Hang On!

Car driving in city“How did you recognize us?” Donna asked as Luc grabbed her bag.

He winked. “I can always spot Americans.”

Luc was accompanied by two others – his brother Laurent – a nice bespectacled fellow with fair hair and Luc’s son Luic who looked to be in his early twenties – his dark hair and eyes fit the description my brain had previously assigned to Luc. The seven of us followed Luc’s brisk pace down the busy street (he had at least ten steps on us, even with Donna’s backpack under his arm). Laurent spoke English well. He unfolded a piece of paper from his pocket and nudged me in the arm “This,” he whispered, showing me our family photo emailed from Carolyn, “is how Luc recognized you.” As we walked, he was anxious to hear all the details of our trip. These guys seemed so happy to see us. Their energy was so addictive it made me happy…giddy actually. This reception was nothing like what I expected.

The girls and Chris rode in Laurent’s car. Alex, Luic, and I squeezed into Luc’s tiny Peugeot. My knees were nearly touching my chin in my spot behind the driver’s seat. Luc jumped in. There was a pause.

“Jeff?” he asked, looking around his seat.

“Yes?”

“I think you…have my seat belt.”

Shit! I unbuckled my shoulder strap and handed it back to him. ”Sorry.”

“No problem” he assured, then zipped out of the parking structure like a French bat out of hell. He sped through the streets of Lille, managing to steer and shift gears with one hand, freeing his other hand to point out various places of interest.

The city gave way to countryside. Luc barely slowed his speed for the occasional roundabout popping up in the small villages. Luic was obviously used to his father’s driving. Alex and I grabbed anything we could to fight the centrifugal force that threatened to catapult us out the window. Luc pulled a quick left onto a spot alongside a brick building that I thought was a small warehouse. He pulled his parking brake. “Voila.”

“Viola?”

Still shaking and with knuckles whiter than rice, I climbed out. Wooden picnic tables sat among bushy green plants and brick walkways. Two small wings of the building formed a courtyard. A bunch of people poured out of the house and swarmed toward us. A pretty woman with dark hair and a tremendous smile grabbed my shoulders and kissed each of my cheeks. “This is my wife, Mary Ange” Luc said, then introduced the children standing beside her – they varied in age and height. There were six of them including Luic.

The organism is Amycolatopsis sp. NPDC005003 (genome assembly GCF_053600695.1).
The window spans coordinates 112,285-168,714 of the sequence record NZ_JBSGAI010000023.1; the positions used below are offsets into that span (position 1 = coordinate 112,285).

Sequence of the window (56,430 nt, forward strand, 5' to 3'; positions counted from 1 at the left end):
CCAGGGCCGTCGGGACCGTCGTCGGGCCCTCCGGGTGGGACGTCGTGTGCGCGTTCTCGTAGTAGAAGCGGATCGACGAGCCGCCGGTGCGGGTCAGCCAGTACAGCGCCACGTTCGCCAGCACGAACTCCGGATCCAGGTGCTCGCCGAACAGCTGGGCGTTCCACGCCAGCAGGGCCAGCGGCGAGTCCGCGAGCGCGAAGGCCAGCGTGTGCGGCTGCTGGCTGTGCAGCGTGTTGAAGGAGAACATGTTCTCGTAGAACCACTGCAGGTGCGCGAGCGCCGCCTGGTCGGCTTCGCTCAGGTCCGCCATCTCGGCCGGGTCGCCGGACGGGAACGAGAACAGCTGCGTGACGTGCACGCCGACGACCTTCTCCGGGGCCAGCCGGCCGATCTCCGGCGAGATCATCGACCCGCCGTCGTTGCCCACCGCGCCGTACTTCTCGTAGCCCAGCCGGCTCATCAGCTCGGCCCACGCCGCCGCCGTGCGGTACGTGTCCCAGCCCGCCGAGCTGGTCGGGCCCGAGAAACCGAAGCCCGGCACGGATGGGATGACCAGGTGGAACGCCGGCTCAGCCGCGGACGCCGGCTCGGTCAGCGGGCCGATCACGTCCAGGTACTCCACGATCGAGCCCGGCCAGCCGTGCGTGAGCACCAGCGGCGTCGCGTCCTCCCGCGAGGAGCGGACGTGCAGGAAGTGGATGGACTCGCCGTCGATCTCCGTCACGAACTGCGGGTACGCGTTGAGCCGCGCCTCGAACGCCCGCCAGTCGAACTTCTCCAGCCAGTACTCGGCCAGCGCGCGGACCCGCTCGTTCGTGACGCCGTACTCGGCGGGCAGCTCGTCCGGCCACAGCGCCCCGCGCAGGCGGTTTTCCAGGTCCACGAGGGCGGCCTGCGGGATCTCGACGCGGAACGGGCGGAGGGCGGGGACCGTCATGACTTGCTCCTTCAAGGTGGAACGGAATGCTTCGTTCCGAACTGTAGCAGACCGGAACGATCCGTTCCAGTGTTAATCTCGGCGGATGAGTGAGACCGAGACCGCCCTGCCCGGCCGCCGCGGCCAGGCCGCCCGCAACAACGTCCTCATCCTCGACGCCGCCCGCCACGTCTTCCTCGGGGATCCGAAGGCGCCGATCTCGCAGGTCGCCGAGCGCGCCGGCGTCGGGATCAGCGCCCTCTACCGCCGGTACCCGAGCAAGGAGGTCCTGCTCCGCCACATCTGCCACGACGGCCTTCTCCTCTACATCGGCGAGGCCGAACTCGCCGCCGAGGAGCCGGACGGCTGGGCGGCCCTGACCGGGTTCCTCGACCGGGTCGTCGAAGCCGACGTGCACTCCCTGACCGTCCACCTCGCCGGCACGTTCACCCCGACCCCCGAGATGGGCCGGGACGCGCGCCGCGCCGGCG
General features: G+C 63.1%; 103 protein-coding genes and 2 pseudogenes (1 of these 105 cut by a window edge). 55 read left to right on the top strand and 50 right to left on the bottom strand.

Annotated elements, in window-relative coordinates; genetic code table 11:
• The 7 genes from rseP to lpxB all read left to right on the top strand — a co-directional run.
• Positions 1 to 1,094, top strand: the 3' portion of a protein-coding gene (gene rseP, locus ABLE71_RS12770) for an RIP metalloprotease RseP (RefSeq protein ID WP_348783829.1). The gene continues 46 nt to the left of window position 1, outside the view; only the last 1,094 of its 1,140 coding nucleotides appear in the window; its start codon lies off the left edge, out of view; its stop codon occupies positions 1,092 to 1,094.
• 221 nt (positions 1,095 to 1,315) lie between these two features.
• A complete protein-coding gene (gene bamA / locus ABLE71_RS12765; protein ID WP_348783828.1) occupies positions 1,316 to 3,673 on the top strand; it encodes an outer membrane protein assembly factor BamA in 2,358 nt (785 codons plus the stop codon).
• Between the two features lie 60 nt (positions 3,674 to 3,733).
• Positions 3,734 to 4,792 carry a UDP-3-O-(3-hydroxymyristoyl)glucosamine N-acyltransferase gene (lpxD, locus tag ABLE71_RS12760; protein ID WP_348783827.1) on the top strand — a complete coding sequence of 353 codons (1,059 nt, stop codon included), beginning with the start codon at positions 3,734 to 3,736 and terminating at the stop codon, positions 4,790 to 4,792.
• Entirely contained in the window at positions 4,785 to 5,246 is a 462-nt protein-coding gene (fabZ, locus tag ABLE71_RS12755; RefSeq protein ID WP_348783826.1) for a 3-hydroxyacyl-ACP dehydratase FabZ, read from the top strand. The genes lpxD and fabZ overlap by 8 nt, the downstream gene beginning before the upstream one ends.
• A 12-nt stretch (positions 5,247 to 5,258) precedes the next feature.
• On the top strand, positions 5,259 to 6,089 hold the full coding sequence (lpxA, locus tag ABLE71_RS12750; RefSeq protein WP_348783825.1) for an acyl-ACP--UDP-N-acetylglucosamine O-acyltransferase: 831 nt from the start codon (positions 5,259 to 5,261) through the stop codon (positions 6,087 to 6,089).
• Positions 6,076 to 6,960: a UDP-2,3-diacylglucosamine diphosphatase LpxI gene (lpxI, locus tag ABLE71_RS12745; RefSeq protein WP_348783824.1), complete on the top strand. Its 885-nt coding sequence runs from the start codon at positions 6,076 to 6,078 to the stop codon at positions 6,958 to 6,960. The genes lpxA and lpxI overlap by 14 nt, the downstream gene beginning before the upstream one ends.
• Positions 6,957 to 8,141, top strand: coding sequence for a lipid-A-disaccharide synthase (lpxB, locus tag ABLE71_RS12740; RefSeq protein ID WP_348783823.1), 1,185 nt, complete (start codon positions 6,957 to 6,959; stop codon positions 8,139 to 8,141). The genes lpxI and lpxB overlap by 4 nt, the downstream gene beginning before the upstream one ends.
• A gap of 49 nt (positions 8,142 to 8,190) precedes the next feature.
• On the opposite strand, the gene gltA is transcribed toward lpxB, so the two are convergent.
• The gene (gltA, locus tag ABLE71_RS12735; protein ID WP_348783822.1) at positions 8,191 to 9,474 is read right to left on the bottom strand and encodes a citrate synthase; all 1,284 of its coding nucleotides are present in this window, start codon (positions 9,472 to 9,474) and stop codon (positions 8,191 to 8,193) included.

“You have so many kids” Donna said. Mary Ange maintained her smile in spite of being clearly confused by Donna’s words. Luc jumped in, “Ah, let me translate.”  She turned to us and nodded with an even bigger smile. “Her English is so-so” Luc said with a wink, “but her cooking is good.”

“Your chambers” Luc said, opening two wooden doors off the courtyard. We dropped our bags on the colorful tiled floors and got a quick glance of our rooms. They looked charming and comfortable. The brick ceilings had an arched formation I’d never seen before.

Within seconds of dropping our packs on the floor, we followed the group through the courtyard and into the house. The smell of mud-caked boots took me back to summers I spent on my cousin’s ranch in Oregon, bringing forth a welcome feeling of comfort. In the rustic kitchen sat an old stove with steaming pots and pans. The aroma took me to another world. Everyone gathered around several tables that had been assembled into one for what I presumed was traditional Sunday mid-day dinner. Luc poured Champaign for everybody then raised his glass high. “I’m happy our guests arrived here safely,” he declared with all eyes upon him. He paused, seeming to search for appropriate words. He shrugged his shoulders and blurted out: “ I hope the food is good.”

Donna explained details of our trip to Laurent as Luc translated to Mary Ange. At the other end of the table the kids were active in conversation. It was such a pleasant surprise to see so many kids the same age as ours. They all seemed happy. In spite of the language barrier, everybody seemed to be participating.

I was so excited to try authentic French food. Our first course was pate on toasted baguettes. The kids swallow it without making a face. Next we enjoyed salad of fresh vegetables from the garden. I was amazed at the earthy, sweet flavor everything had. For the main course, Mary Ange brought out a huge plate of roasted chicken atop a bed of fries. My knife sliced through the crackling outer skin into the tender meat, which was more golden than white. It tasted better than I’d imagined – fresh and moist with flavor.

I thought our dessert of chocolate éclairs would end this perfect mid-day meal – but there was more – Mary Ange set a plate of various cheeses on the table. “The final course.” Luc declared, offering me the plate, “It’s good for digestion.”  After we’d eaten a few slices of cheese, Luc jumped up from the table and instructed Donna and I to grab our jackets and follow him. “The children go with Luic” he said. “We have chores for them.” said with a wink.

NEXT: Trenches and French Churches

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